Oh the humanity

Via the Progress Report, seems Knight Ridder obtained an email sent by John Foster, the top actuary for Medicare, back in June, where Foster disclosed to colleagues that he would be fired if he made public his office's estimate of the Medicare drug bill. That estimate was around $551 billion, i.e. the cost of the bill finally revealed by Josh Bolten in January and a wee $150 billion difference with the WH's estimate used when the bill was passed. Here's the Boston Globe coverage.

As if we needed more proof of just how bad the legislative process was perverted to pass the Medicare bill. And for what? Cash for the drug and insurance industries? Election year ammo? Granted, this latest revelation is a bit different than the regular bullying and arm-twisting which, if this administration has raised to an art form, is nonetheless part and parcel of the rough and tumble Congressional politics.

The lengths this administration has gone to in order to suppress financial realities is the graver threat to good governance. It is sometimes hard to imagine just what government must have been like before nonpartisan budget analysis became a fact of life. The functions performed by the agencies like the Congressional Budget Office and the General Accounting Office are utterly indispensable for maintaining the integrity of a democracy controlling massive amounts of public funds and vastly complicated bureaucracies. Trust in these offices, and a willingness on the part of politicians to accept their conclusions is one of the most important lines separating our federal government from a free for all. The proud independent actuarial tradition of the Social Security program is surely one of the best arguments for its continued existence. These offices have long distinguished histories, in no small part because politicians and the public have respected them, understanding the vital functions they serve. Surely, once these numbers are in the public realm, politicians will spin them any way they see fit, but citizens and lawmakers must be able to rely on a single source of information regarding the truth about what the government is doing with all that money.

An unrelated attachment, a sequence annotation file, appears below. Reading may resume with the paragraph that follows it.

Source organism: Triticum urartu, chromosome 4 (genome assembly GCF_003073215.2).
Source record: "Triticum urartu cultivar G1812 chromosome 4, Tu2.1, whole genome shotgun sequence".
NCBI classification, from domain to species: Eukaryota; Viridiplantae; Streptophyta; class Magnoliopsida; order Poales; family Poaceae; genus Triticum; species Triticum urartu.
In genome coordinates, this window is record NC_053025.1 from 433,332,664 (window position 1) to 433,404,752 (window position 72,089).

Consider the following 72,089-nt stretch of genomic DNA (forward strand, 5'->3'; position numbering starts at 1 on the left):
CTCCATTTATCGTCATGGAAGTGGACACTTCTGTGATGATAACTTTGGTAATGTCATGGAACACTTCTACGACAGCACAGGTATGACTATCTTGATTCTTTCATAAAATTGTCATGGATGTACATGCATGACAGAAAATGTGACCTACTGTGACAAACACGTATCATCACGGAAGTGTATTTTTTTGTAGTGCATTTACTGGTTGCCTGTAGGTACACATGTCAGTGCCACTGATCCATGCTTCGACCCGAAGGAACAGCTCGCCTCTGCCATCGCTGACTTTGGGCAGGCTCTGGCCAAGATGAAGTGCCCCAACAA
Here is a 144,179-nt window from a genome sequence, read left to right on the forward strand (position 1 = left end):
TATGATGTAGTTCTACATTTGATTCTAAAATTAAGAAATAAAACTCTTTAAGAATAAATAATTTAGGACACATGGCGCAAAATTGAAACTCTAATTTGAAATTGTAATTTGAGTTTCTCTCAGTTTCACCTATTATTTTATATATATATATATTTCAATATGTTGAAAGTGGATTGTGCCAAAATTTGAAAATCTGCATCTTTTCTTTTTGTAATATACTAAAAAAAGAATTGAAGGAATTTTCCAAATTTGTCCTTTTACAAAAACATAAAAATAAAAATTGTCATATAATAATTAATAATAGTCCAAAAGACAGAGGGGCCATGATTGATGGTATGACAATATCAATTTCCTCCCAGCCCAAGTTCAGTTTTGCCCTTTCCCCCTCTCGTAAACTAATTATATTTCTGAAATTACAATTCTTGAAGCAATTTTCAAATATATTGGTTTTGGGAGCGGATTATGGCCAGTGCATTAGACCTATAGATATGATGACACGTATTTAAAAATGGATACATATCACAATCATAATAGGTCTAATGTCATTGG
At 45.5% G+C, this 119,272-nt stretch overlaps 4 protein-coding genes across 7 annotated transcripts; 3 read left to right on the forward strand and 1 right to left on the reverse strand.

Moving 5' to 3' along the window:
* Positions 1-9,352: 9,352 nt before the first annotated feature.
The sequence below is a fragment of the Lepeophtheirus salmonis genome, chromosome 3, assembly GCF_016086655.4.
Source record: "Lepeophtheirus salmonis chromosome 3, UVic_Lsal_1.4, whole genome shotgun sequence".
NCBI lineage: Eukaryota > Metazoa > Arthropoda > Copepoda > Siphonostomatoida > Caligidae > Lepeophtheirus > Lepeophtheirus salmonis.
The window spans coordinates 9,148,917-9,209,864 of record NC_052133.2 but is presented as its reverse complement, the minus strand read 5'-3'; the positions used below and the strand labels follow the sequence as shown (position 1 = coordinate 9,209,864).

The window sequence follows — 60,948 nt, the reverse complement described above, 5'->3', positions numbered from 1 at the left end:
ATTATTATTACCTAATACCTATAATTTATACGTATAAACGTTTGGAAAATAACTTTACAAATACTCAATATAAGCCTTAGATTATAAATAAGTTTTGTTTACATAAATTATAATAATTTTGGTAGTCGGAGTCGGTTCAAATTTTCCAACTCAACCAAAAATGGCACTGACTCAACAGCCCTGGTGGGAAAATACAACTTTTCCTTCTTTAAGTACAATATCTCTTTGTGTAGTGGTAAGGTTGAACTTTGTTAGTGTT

This case is different. This is blatant suppression of information the public has a right to know (although you can imagine someone is working up a contingency plan about how there is a national security interest here). It is beyond shameful, and, as Stan Collender proposed in February, deducing that the information must have been withheld, Bolten, Snow, and Scully should be lining up in their orange jumpsuits right next to Jeff Fastow.


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